1887 Changing the Numbers

February 2

Groundhog Day is celebrated for the first time across the U. S. Punxsutawney Phil does see his shadow. Six more weeks of winter is predicted. The Shop stays steady through the cold winter. Not super busy, but certainly enough work to carry them through. Young Joe is still home with his parents. He goes door to door trying to sell insurance. He hates it, but it it will due until he can get back on the road singing and dancing.

March 22

Spring arrives with a very large repair of a steamship. They need stack work, gauges and a new bilge pump chamber. Joe is happy to have it. The pump chamber is similar to their still work. They’ve made them before, but this one is a good bit larger. Joe, Martin and two helpers work on the chamber while, the rest of the work is divvied up between the remaining crew. Meanwhile, Young Joe has rejoined his troupe in New York. Musician Joe is quite happy to be back on stage where he belongs.

May 27

The Shop finishes some distillery parts for a company in Virginia and one in Georgia. These out of state jobs are largely due to Martin. He is friendly with a few men in the industry. Through them, he has put the word out about Joseph M. Kavanagh, Coppersmith and Joe’s work has backed it up. Joe’s area of operation is expanding to the South. The parts are made and then shipped by train to their destination. They are not stills which would take a great deal of freighting, but Joe hopes to get to that eventually. They send out the valves, fittings and sundry and move on to the next day.

June 7

The Pennsylvania Steel Company purchases land in Sparrows Point, MD to build a blast furnace.

July 18

A very busy hot week begins. Joe has received an order to build and install a still in Southern PA just across the state line. This is complicated, but Joe is excited to further expand their area of customers. The build begins today and the install will be next week. It’s a 40 gallon unit with all the assorted fittings, valves and man-holes. Martin takes the lead on this project while Joe works on a small ornamental church rail. Martin has come a long way from the young waif who first worked with his uncle. Joe’s proud of him but still leery. Martin is young and headstrong.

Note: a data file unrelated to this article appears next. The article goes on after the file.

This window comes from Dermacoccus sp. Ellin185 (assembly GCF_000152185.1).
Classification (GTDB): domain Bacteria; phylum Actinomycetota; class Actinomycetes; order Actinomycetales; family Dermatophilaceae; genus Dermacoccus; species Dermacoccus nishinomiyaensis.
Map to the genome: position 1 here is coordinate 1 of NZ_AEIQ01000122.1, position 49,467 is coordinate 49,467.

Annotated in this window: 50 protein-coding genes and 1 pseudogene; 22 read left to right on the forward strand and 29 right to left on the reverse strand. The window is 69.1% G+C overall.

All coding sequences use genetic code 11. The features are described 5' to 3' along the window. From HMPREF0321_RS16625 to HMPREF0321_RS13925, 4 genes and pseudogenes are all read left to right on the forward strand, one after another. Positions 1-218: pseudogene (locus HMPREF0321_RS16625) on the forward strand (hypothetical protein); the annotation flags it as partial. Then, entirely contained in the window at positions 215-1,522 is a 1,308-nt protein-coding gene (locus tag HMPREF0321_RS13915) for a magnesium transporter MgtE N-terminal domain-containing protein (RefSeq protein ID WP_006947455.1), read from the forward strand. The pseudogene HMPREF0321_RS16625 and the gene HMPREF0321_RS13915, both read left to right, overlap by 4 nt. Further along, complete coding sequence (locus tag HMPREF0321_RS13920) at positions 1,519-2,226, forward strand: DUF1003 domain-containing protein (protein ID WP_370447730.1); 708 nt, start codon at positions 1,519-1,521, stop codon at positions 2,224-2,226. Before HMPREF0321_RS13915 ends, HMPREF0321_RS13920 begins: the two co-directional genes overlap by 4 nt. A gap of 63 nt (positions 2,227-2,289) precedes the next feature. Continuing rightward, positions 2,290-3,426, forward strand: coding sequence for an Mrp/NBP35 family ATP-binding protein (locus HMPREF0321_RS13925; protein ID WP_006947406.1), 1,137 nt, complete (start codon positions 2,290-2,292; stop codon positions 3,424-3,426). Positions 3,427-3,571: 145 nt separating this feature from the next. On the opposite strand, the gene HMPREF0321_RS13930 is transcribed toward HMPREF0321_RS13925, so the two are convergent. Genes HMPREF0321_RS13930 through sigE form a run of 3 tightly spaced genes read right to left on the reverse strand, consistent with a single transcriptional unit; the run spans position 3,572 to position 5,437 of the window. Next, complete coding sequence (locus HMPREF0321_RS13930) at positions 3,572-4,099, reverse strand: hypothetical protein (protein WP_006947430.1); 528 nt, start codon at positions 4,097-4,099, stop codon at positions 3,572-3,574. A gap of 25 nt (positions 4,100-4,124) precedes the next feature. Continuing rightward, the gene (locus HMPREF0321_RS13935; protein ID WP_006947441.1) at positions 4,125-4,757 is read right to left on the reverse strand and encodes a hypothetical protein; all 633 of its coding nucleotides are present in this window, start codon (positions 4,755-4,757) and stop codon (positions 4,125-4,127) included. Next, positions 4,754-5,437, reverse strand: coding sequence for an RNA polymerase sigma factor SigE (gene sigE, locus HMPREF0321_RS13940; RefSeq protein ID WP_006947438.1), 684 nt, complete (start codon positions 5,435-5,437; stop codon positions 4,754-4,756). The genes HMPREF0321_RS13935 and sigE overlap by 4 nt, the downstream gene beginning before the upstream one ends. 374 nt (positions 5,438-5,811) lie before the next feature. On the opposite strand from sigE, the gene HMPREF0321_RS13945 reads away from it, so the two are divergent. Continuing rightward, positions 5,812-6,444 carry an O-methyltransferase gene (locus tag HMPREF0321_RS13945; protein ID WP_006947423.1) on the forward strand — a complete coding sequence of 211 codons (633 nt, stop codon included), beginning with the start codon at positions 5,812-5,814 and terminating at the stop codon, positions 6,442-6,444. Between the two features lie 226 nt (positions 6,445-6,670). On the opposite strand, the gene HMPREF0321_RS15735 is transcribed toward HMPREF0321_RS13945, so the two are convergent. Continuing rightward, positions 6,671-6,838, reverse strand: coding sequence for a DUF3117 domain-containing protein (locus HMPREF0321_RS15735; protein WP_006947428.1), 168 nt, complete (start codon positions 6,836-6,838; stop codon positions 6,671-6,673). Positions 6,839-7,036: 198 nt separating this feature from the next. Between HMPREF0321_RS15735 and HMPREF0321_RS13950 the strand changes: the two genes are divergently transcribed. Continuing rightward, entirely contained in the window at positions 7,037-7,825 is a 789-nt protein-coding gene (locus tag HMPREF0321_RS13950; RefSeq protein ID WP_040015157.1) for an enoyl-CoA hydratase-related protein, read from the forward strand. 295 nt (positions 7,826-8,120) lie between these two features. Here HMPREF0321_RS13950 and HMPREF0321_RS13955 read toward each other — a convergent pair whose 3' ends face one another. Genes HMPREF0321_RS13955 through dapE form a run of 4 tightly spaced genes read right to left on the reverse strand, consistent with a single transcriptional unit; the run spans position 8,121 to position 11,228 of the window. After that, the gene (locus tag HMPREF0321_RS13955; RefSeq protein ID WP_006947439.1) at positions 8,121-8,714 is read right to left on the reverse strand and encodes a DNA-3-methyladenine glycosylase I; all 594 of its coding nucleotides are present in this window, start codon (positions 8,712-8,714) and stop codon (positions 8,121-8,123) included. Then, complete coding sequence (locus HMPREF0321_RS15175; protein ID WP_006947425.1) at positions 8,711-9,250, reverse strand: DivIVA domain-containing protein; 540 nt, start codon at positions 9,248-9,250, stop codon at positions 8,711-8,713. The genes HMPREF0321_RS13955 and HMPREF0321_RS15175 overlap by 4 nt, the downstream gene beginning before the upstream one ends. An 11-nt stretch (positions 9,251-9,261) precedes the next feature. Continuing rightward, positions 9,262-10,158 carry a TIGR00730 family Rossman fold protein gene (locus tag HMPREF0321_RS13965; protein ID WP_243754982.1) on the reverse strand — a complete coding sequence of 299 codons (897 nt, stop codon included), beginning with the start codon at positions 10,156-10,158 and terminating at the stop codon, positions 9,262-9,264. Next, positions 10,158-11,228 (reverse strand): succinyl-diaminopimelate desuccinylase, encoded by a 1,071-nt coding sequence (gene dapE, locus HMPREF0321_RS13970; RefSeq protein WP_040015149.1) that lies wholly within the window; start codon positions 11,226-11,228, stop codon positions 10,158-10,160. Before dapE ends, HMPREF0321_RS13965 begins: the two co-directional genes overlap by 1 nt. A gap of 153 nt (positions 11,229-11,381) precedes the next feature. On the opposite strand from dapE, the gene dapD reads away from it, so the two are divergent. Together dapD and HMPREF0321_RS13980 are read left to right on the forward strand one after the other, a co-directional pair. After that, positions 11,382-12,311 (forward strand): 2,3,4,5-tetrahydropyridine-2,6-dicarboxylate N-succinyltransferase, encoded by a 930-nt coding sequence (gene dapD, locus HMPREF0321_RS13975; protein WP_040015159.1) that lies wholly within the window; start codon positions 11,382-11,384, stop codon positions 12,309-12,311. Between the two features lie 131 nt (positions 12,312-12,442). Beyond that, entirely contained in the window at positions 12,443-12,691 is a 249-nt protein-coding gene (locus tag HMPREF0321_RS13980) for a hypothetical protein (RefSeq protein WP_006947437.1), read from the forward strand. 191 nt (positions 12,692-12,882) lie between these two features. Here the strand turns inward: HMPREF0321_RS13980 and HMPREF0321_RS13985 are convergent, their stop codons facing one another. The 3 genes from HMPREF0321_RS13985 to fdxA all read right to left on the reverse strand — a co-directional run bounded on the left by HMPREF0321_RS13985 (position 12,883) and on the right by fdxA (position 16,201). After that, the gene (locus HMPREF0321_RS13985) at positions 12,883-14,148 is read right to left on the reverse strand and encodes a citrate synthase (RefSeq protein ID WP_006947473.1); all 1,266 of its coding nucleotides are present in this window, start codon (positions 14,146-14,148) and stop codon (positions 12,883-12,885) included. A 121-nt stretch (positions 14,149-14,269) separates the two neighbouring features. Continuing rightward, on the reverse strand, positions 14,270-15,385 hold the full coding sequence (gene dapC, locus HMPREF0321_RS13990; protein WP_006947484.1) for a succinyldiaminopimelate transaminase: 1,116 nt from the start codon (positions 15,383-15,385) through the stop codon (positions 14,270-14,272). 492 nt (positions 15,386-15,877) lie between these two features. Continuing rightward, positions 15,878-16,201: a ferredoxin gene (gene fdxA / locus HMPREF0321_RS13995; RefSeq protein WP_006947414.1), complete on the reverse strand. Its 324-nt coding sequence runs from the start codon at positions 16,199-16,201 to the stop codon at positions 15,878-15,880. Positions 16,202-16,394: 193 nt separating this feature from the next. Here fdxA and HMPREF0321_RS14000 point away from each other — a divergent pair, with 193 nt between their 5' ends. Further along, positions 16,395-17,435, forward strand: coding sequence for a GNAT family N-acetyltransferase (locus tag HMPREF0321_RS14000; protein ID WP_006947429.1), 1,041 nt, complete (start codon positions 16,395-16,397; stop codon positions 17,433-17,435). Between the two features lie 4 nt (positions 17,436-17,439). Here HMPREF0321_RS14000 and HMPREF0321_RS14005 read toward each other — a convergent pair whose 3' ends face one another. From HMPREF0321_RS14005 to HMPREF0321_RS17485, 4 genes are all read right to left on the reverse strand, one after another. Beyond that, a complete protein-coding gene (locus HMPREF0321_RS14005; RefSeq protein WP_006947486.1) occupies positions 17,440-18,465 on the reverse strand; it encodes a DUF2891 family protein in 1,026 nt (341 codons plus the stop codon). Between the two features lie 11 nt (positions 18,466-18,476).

August 6

James and the Brooklyn Kavanaghs return to Baltimore for a visit. Just for a week, but the family is happy. Most of all, Alice, their matriarch. She has her three boys and her girl together again in her home. She must have recalled almost 40 years ago, when they took that long voyage across the Atlantic.

September 3

The crew finishes a long week on this Saturday. They are getting more calls for still repairs, mineral water apparatus work and kettles. Every day seems to bring more and more into the Shop. Joe is very excited. His name is clearly becoming known. Joe is proud, certainly, but mostly anxious to push his company further along. He wants this business to grow and be a source of security for his family. His mother, himself and his nephews and nieces. Joe hopes to have another nephew to join his crew in a few years. He gives thought to waiting through the winter for any more hires. He nixes that idea and instructs Martin to find two more able-bodied men.

September 12

The City of Baltimore has officially begun a re-alignment of sorts. The center and dividing point of Baltimore becomes Charles and Baltimore streets. This requires the changing of street numbers all across town. 16 W. Lombard Street becomes 708 E. Lombard Street. Despite the change in address, the workers are unfazed. They have copper to shape. Things to make.

October 12

Martin takes a train to Atlanta. He will take some measurements for a potential 40 gallon still. A local crew will do the install. Martin gets all the necessary numbers and notes. He offers a price and spends the night. The next morning he is headed to Baltimore with a signed agreement to make their still.

November 18

The newly numbered 708 E. Lombard St. building is full of work. Joe is pleased as his crew finishes the Atlanta still. Martin and three men haul the still to the train station in the Shop’s wagon. Joe has plenty of work to do and a lot scheduled through the winter. His confidence is growing. He knows he has a very good crew. He has the right building and the right location. Baltimore is a great city for distilling. The Maryland rye is still the most popular in the country. There will always be customers, but eventually they will all have stills. Leaving only service and repair. By moving into other markets, Joe has a great opportunity. The Shop has a great opportunity. Joe is less concerned than ever at the approaching winter.




Grover Cleveland is the President. The Navy begins leasing Pearl Harbor in Hawaii as a base. The first female mayor in the U. S. is elected. Susanna Salter in Argonia, Kansas. The cornerstone of Stanford University is laid. The National Institute of Health is founded. Chico Marx is born. Walt Whitman dies.

There are 38 states in the Union.

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